Vehicular Homocide

Vehicular homicide (sometimes called vehicular manslaughter) is the unlawful killing of another with the use of a vehicle. Neither malice aforethought nor intent to kill is required.

First degree homicide by vehicle is a felony. For vehicular homicide to be considered first degree, the driver must have:

  • Unlawfully met or overtook a school bus.
  • Unlawfully failed to remain at the scene of a collision.
  • Been driving recklessly.
  • Been driving while intoxicated.
  • Failed to stop for, or intentionally fled from a police officer.
  • Been declared a habitual violator.

The punishment for first degree vehicular homicide is anywhere from 3 to 15 years of imprisonment. If the suspect is a repeat offender, the range is between 5 and 20 years of jail time.

Second degree vehicular homicide includes all vehicular homicides that do not involve the intent to kill but do involve any other traffic or motor vehicle violation. If a fatal motor vehicle crash occurs, and the culprit is guilty of failing to yield, speeding, driving too slowly, or reckless driving, the driver can be charged with committing homicide by motor vehicle in the second degree.

This classification of vehicular homicide is a misdemeanor and is punishable by imprisonment for up to one year and fines of up to $1,000, or both.

Excluding Alaska, Montana, Arizona, and Oregon, all states have vehicular homicide statutes. These statutes say that a vehicle is a potentially deadly weapon and were introduced to allow for easier conviction of offenders and more severe penalties.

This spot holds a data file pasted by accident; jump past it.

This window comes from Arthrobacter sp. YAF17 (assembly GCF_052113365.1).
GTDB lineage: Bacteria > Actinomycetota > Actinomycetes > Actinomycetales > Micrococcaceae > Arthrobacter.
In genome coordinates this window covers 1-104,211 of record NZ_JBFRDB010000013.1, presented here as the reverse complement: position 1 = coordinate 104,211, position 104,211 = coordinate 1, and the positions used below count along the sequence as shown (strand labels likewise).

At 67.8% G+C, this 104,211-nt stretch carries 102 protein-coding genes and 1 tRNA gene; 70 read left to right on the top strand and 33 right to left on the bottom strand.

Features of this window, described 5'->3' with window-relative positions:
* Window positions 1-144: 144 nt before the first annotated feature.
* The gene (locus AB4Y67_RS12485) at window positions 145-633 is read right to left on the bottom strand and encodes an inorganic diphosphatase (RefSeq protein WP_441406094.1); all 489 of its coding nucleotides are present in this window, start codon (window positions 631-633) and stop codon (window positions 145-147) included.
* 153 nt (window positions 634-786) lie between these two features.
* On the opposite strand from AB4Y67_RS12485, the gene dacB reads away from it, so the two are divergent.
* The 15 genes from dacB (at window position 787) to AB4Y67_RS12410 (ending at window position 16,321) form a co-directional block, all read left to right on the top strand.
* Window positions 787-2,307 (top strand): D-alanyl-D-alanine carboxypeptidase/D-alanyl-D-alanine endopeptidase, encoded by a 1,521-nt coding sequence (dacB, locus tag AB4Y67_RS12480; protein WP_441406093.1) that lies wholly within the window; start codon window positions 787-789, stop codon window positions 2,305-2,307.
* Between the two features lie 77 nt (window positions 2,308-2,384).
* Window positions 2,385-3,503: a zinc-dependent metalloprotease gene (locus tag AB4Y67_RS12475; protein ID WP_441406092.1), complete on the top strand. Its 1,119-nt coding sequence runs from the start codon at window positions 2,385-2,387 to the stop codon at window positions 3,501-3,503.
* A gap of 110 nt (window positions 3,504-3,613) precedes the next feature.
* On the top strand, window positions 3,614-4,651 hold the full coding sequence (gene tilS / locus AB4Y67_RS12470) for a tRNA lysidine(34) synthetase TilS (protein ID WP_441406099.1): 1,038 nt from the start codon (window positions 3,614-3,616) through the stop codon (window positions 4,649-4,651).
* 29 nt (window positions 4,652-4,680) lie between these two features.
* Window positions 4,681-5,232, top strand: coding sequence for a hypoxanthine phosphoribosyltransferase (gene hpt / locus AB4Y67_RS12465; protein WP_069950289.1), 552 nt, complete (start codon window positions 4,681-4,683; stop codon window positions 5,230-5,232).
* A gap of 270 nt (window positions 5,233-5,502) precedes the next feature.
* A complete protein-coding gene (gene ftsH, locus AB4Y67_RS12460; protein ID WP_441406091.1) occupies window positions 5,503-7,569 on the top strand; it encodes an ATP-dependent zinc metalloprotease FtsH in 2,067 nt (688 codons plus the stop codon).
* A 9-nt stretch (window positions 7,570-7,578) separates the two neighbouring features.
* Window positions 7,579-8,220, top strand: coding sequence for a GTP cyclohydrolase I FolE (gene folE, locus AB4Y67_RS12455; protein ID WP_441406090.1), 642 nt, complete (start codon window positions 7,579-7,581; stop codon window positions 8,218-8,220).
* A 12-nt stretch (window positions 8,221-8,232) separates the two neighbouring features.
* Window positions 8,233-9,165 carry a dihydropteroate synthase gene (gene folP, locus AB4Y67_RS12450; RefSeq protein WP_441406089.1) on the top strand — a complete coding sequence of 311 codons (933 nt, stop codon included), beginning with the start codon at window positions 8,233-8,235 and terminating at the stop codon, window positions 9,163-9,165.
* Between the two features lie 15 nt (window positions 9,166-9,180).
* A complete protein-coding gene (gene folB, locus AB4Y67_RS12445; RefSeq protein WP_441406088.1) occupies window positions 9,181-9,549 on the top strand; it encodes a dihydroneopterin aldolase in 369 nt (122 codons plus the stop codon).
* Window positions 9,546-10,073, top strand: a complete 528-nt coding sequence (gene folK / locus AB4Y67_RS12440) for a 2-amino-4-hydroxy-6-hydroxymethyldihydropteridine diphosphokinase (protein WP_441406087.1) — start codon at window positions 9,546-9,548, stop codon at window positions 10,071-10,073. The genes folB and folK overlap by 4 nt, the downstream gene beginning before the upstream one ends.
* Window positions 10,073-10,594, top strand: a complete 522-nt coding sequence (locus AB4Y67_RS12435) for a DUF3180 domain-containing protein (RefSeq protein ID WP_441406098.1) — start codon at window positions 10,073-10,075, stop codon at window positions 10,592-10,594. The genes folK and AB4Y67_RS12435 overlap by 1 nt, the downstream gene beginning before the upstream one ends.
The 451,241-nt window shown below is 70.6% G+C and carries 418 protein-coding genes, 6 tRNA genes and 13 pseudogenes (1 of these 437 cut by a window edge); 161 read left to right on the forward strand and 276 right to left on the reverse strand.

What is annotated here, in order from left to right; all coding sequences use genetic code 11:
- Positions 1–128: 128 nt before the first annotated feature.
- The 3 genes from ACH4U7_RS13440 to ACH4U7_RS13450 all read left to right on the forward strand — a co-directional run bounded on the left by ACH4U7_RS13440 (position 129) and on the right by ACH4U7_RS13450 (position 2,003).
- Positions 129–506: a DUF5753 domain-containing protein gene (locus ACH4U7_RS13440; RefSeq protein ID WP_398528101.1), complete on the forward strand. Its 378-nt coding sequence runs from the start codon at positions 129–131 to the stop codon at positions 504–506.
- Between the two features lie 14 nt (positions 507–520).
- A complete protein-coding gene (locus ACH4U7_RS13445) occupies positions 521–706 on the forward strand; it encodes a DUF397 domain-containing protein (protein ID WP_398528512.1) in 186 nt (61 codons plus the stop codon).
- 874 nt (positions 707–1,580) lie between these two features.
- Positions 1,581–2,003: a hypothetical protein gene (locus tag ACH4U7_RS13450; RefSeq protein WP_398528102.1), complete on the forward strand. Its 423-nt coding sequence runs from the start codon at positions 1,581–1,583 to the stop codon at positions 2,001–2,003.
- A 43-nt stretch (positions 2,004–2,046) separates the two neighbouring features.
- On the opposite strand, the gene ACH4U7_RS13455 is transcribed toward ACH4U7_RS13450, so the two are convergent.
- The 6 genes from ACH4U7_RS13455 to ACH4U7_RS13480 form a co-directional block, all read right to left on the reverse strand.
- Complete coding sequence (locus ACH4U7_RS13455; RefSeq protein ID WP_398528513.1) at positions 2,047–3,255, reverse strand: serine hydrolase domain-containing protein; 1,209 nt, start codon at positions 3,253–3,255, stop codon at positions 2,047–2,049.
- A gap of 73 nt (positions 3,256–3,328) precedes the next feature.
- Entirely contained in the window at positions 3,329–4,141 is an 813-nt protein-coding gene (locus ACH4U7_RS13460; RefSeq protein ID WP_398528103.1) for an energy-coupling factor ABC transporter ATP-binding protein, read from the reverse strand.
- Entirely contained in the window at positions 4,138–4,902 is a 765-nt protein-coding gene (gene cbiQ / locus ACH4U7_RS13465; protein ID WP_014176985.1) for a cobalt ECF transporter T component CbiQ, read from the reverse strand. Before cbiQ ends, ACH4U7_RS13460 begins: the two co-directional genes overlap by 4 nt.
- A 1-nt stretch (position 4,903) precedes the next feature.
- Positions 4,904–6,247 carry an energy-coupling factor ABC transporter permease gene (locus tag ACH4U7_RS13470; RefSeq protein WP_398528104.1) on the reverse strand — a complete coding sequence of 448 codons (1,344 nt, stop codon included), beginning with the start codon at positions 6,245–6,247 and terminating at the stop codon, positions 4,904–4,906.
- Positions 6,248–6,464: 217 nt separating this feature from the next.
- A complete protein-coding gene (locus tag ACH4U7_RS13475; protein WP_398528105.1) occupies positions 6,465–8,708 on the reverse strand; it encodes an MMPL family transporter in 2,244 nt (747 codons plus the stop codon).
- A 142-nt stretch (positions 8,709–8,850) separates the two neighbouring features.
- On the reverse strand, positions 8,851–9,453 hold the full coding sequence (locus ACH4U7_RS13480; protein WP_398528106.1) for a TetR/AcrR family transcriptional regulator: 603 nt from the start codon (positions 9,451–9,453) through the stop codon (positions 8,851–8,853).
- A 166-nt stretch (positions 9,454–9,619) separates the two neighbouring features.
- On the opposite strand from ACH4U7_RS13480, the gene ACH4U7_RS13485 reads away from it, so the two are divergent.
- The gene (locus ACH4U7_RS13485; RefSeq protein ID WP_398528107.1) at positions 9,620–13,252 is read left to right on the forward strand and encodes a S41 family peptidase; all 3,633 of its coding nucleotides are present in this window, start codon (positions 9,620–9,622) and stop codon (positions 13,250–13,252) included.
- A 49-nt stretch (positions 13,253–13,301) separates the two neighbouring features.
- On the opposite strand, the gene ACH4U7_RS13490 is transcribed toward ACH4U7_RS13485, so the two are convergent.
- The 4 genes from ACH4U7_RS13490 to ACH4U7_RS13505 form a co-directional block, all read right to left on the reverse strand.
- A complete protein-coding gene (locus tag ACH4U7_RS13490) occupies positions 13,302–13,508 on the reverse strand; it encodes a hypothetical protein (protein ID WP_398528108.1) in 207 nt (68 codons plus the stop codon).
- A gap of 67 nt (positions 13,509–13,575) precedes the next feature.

The only difference between a vehicular homicide and other homicides is the use of a motor vehicle as the weapon, instead of a gun or a knife. While automobiles are not intended or designed to be used as murder weapons, when used improperly, automobiles can become deadly.

Statistics show that almost twice as many people die in vehicle crashes per year than by any other form of homicide. Also, more people are murdered in crashes where alcohol is involved per year than are killed by guns.

If a driver who commits vehicular homicide is impaired by alcohol or other drugs at the time of the crime, their inebriated state can be used in court as a partial defense. If it can be proven that a defendant’s intent to kill was affected by his level of intoxication, his charge may be dropped from voluntary homicide to involuntary homicide.

The victim of vehicular homicide may be either a passenger in the car of the motorist or an outside individual, such as a pedestrian or another motorist.